The business potential of connected devices is huge, but so are the challenges the IoT ecosystem faces. Blockchain technology seems to hold the potential to unlock new use cases — and significant ROI from them. Join the latest VB Live event to learn more about how distributed ledger technologies can realize a profitable Future of Things.
“Today, when people exchange assets, they often do so through a series of intermediaries — banks or governments or brokers,” says Jonathan Johnson, president of Medici Ventures, a wholly owned subsidiary of Overstock focused on advancing blockchain technology. Trust intermediaries, in other words. What blockchain does is removes those institutional trust intermediaries and replaces them with trust technology.
“Overstock started in 1999, and we had customers that were more comfortable calling and giving their credit card information to an agent over the phone than typing it into the website,” Johnson says. “I always thought that was kind of funny, knowing how secure we had made our website.”
Blockchain is the next step in the evolution of security, and by eliminating those intermediary institutions in the middle, you’re removing friction as well, Johnson says, whether that’s in the form of time, or fees, or mistakes, or fraud. Blockchain is a kind of magic that digital asset recording makes possible, by creating a series of permanent ledgers that reflect the current truth, and make them available immediately and transparently. That transparency means that transactions can be securely tracked without requiring a centralized governing authority.
And having the reputation, authentication, and protection against myriad liabilities of both consumers and companies secured in an Internet of Things ecosystem is essential for building consumers’ trust — and encourages them to participate widely in the growing number of opportunities to buy goods and trade data that the Internet of Things offers.
Smart contracts are particularly a game changer for IoT applications. They’re small programs that encode logic into a blockchain protocol’s transaction verification and can, in a fraction of the time of ordinary authentication processes, automatically handle identity, credit, and document verification on both sides of a transaction.
Smart contracts keep up with the speed of sensor and IoT data, including credentials offered through biometrics, GPS, Bluetooth, or any of the above, and expedites any transaction invisibly, making it seamless, frictionless, and indisputably secure. It automates all interactions between a consumer and their connected device in a transparent, untamperable way.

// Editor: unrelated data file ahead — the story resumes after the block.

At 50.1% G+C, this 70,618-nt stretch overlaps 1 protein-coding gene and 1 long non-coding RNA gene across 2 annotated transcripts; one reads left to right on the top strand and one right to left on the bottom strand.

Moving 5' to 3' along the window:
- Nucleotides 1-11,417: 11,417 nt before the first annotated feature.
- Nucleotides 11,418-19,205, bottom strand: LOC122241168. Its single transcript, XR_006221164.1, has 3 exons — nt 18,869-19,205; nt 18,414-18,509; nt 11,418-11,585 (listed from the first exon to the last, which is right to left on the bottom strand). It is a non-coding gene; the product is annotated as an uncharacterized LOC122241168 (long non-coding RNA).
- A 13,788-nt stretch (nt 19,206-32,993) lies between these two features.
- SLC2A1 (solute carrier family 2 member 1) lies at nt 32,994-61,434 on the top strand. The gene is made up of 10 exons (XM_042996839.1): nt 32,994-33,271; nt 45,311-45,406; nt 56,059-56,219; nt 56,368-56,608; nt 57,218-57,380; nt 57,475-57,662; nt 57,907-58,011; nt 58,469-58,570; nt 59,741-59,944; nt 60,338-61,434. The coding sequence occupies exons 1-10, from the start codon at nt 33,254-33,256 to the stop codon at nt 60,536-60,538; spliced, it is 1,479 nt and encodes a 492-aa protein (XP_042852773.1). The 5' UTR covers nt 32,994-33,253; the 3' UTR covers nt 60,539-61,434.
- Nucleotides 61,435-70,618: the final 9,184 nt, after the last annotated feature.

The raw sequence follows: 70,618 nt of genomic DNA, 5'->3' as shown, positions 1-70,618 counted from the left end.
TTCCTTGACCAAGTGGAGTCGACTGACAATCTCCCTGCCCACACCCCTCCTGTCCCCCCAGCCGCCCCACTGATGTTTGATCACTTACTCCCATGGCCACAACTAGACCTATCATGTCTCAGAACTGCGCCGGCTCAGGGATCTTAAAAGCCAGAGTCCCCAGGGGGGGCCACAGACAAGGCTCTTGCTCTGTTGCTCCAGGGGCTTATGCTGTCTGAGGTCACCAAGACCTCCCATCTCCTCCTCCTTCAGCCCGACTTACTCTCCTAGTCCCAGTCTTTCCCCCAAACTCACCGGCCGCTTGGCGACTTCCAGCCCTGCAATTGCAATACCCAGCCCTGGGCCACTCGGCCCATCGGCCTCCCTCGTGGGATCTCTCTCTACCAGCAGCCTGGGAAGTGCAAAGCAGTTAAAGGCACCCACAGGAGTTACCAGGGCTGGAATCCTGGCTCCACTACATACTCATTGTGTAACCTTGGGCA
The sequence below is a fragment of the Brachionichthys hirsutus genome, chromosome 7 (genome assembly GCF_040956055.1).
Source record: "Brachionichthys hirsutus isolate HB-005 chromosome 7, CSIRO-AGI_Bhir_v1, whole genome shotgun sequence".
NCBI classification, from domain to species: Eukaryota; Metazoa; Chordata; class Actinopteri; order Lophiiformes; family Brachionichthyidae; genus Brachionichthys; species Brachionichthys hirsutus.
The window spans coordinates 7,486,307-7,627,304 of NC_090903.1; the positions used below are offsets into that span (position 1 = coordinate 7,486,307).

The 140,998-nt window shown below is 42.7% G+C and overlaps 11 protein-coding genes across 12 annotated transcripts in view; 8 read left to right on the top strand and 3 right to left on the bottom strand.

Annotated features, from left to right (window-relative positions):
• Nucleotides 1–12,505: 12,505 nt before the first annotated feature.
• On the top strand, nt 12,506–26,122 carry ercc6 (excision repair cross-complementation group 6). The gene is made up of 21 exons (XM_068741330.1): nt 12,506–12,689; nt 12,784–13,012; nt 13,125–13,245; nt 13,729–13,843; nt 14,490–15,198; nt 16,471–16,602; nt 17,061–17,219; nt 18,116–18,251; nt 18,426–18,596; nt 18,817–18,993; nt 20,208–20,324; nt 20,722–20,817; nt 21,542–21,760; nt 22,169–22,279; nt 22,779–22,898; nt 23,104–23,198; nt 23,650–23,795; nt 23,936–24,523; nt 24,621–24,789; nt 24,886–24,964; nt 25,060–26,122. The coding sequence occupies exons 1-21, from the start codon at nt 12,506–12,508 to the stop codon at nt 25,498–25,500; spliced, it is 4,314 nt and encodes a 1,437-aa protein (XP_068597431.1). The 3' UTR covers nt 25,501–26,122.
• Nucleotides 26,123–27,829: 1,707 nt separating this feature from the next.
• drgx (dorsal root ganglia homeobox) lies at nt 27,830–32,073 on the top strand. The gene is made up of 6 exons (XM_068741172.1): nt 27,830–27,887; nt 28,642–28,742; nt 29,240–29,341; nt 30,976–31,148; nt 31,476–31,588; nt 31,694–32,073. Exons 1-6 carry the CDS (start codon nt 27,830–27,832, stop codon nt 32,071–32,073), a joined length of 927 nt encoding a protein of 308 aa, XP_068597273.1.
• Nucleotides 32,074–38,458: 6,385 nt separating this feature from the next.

And because there’s no centralized authority, single-point failure concerns become a distant memory, no matter how populated a particular network is.
It is, essentially, the technology that the Internet of Things has been looking for from the start.
“Today I think the biggest hurdle is that blockchain is associated solely with Bitcoin — Bitcoin is to blockchain as email was to the internet,” Johnson says. “Just as the internet made the free and frictionless flow of information possible, I think that blockchain is going to make the free and frictionless flow of assets possible.”
To learn more about the enormous impact blockchain and distributed ledger technologies are already having on business and the economy, how blockchain is set to disrupt industries, and how it’s opening doors to real IoT use cases and profitability, don’t miss this VB Live event!
In this VB Live event, you’ll learn:
- What distributed ledger technologies such as blockchain mean for businesses in 2018
- How blockchain for IoT can build trust between people and parties who transact together, reduce costs, and accelerate transactions
- The future of universal architecture and what it means for autonomous products and services
- Jonathan Johnson, Overstock.com Board Member. Medici Ventures President
- Bob Kain, CEO, Luna DNA
- Jessica Groopman, Founding Partner, Kaleido Insights
- Rachel Brownell, Moderator, VentureBeat